If your contract does contain a Force Majeure clause, you need to ensure that it covers a pandemic situation. The Government emergency situation may also assist you in respect of Force Majeure if that is contained in the provision.
Doctrine of Frustration
Frustration occurs where an unforeseeable event causes performance of a contractual obligation impossible, or radically different to what was initially contemplated by the parties, without this being the fault of either party. If a contract is frustrated, then the contract is cancelled.
Some examples of when a contract may be frustrated include:
- Where the subject matter of a contract no longer exists.
- Death or incapacity.
- The purpose of the contract becomes impossible.
- Performance of the contract becomes illegal due to law changes.
- Long delay or obstruction (however only if the delay is so long or the obstruction is so extreme that continued performance would be completely different to what was initially contemplated.)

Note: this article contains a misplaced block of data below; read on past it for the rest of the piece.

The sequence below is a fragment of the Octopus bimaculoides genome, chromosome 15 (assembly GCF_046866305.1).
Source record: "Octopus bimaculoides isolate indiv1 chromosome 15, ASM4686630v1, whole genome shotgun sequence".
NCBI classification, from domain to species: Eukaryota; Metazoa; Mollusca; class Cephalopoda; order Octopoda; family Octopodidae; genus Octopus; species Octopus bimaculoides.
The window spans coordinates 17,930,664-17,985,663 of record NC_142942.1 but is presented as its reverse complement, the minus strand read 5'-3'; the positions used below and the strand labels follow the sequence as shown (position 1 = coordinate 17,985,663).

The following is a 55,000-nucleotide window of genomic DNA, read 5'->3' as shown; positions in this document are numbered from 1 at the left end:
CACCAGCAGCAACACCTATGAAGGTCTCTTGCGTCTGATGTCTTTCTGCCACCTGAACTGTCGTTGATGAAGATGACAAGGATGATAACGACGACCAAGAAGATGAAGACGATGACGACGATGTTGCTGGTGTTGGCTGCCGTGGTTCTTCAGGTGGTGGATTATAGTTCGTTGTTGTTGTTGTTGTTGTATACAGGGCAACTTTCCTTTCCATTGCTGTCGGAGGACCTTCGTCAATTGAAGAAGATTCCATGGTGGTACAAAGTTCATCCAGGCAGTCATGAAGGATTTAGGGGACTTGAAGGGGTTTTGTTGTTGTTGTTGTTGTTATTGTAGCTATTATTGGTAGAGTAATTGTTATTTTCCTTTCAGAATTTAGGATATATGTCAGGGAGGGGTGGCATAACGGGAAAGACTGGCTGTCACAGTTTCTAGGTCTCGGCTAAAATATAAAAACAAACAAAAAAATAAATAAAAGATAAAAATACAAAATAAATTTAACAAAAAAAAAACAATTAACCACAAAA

There is a very high threshold in order to claim that a contract is frustrated. There must have been a real change in the nature of the obligation. The fact that performance under a contract may have become more expensive or onerous to perform, or in the context of Covid-19 caused a delay in performance due to the lock down period, will not normally mean that a contract is frustrated.
At this early stage of the Government lockdown, our experience is that parties are dealing with each other pragmatically. However, what can you do if the other party to a particular contract takes a hard-line approach (which may become more probable the longer the lockdown lasts)? Here are a few tips:
- If you need to serve a notice under the contract (including notice of the other party’s default, or notice claiming force majeure), make sure your notice complies with any requirements of the contract for the proper service of notices.
- Avoid inadvertently waiving any rights or affirming your obligations under the contract. If you receive a default notice, speak to your lawyer before responding as your communications at this stage may have consequences if the dispute is unable to be resolved in negotiations.